If you’re looking for a trustworthy, well-performing piano, I would always say you can’t go wrong with a Yamaha. In my opinion they’re the best of the Japanese pianos; far superior to any from the Chinese manufacturers and at least equal to, if not better than many European makes; apart from the very top-notch instruments. And it’s not just me: they’re big players on the concert stage – along with very few other makes – and they’re endorsed by musicians worldwide.
Yes I know they use some plastic parts, but at least they work, work well and keep working – and what piano doesn’t use plastic somewhere, either on the keys or the shiny casing?
They are extremely well designed, are eminently playable and represent excellent value for money. They are also plentiful both new and second-hand.
Generally there aren’t many Yamaha instruments much older than 1970 in the UK and even the older specimens are still relatively okay. Nevertheless, buyers should still be wary if purchasing used – as a lot depends on how the piano has been treated in the past.
However, there is one specific problem that affects the older used uprights – particularly the flagship U-series instruments and this is what the pictures here relate to. I know of four affected pianos on my patch, all in different locations, so nationwide there could be quite a number. As it can cost a few hundred pounds to sort out I thought it worth mentioning. This, after all is a problem that affects all pianos eventually, but usually at a much later stage in their lives.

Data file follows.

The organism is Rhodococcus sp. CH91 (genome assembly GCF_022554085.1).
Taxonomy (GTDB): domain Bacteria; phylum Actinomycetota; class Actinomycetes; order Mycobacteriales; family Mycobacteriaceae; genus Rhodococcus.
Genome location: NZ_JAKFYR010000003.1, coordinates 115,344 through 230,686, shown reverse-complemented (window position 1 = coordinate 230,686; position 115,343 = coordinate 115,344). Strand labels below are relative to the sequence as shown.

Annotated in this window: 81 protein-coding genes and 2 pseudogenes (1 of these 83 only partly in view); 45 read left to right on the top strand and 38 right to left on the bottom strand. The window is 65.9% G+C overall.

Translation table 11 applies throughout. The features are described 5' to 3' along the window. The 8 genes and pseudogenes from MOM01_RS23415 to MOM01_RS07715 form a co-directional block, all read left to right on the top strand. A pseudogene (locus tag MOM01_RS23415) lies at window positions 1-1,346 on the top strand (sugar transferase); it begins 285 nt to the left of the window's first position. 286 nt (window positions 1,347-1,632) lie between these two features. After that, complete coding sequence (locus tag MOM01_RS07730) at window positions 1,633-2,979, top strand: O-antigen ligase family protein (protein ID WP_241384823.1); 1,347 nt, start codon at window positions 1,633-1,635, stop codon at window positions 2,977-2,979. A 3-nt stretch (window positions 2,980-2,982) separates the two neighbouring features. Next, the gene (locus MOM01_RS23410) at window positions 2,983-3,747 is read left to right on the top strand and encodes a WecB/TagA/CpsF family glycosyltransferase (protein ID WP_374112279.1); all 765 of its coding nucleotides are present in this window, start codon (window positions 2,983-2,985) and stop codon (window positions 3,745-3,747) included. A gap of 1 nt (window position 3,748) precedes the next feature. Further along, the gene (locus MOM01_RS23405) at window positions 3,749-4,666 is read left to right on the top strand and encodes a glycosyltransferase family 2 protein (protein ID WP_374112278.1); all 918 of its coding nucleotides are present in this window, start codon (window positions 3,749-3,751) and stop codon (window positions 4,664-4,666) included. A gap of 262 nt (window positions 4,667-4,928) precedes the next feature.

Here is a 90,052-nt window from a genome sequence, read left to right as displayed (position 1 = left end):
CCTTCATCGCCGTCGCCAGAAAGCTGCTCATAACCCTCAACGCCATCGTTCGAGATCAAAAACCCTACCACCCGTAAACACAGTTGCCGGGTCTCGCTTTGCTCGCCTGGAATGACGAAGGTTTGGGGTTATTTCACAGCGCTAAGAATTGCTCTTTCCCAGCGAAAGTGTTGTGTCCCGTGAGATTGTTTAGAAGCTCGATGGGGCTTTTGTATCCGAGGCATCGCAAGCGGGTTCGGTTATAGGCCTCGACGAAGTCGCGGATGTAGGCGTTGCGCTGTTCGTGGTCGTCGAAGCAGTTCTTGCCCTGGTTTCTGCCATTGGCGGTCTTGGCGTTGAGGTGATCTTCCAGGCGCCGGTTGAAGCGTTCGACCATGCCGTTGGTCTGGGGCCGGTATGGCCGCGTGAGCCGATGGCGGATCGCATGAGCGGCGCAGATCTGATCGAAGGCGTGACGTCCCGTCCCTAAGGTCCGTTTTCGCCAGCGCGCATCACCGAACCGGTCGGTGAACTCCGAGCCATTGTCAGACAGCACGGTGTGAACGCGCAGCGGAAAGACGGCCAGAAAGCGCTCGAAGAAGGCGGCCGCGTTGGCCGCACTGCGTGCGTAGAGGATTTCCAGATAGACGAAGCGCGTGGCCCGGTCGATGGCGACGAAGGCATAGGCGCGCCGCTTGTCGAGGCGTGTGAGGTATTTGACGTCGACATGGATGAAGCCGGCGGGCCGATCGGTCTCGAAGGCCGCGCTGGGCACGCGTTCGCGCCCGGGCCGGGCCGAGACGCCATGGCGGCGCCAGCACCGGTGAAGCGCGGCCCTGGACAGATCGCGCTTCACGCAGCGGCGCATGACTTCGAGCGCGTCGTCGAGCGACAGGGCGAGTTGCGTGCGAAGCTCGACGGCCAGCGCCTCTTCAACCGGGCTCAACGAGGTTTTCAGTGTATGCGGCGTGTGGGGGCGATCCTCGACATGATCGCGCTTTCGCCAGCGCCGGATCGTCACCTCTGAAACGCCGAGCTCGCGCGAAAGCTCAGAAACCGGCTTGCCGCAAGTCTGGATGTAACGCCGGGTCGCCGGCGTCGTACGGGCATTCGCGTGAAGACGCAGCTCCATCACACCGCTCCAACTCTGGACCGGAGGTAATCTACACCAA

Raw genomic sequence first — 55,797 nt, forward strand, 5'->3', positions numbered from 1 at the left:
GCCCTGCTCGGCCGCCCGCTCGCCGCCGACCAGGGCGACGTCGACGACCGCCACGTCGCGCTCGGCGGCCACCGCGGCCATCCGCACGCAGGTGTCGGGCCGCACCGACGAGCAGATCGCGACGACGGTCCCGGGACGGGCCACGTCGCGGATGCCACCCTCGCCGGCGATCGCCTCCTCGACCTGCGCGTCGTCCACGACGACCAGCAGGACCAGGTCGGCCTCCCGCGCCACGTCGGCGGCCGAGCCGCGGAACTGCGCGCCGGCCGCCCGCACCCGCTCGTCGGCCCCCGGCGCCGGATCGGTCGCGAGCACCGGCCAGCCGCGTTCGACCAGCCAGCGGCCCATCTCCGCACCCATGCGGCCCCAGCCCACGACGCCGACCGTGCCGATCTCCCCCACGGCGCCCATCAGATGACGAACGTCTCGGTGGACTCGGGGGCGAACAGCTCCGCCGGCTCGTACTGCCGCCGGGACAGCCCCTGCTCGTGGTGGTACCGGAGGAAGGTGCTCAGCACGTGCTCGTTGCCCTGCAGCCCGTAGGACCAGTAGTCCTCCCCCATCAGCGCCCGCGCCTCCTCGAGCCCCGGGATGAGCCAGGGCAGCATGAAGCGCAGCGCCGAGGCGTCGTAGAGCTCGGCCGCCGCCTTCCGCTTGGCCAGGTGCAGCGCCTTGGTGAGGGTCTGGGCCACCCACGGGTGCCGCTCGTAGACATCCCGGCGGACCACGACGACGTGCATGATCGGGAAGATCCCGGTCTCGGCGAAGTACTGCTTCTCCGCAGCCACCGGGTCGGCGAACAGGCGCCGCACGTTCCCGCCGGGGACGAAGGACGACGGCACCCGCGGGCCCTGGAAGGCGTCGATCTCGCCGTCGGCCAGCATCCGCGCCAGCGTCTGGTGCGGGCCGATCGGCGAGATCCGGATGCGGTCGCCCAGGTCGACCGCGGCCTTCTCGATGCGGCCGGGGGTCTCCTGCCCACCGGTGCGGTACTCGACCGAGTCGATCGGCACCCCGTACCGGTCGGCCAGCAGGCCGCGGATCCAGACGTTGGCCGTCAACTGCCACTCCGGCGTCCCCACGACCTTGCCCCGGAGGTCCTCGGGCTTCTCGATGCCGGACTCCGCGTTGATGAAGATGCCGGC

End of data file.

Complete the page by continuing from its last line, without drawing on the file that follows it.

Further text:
The top picture shows a hammer butt held up in front of a Yamaha U1. (Note – wooden flange).
To the RH side of the butt, a small, hooked spring (the butt spring) bends down to where it hooks onto a small loop of cord which is glued onto the flange forks. This is as it should be. The spring helps the hammer to return swiftly to rest after striking the string.
In this next picture you will see the spring is jutting out horizontally. The cord loop is broken – and this is the problem.
For some reason these cord loops, and so far only apparent on 1970s instruments, seem to perish and break. This is quite odd, because all the other perishable parts: felts; leather pads; tapes; springs etc. remain in good condition, but for some reason this cord just crumbles. Not all pianos are affected though and the source of the instrument may well be to blame.
Many used Yamahas are imported from Japan for resale in the UK. I would recommend Mark Goodwin Pianos if you’re looking for a used instrument as they use reliable sources and check and restore them. I would also recommend Chris Venables Pianos for new Yamahas. Their prices are highly competitive – and no, I’m not on commission!
The cord loop problem is a bit hard to spot if you’re not a technician. The subsequent pictures (below the text) show little glinting copper lines where you can just see the springs jutting out if you look down into the action.
Although the hammer will still rebound off the string and will be tugged back by a bridle tape, without the spring the repetition and performance is impaired. Also the protruding horizontal spring can snag on the dampers and cause notes to stick.
So yes, buy a Yamaha by all means, but don’t assume they’re all very much as good as each other. Best to check them out, or get someone who can, or buy from someone who does.
(If you zoom in on these pictures you can see how the jutting butt springs could easily interfere with the dampers)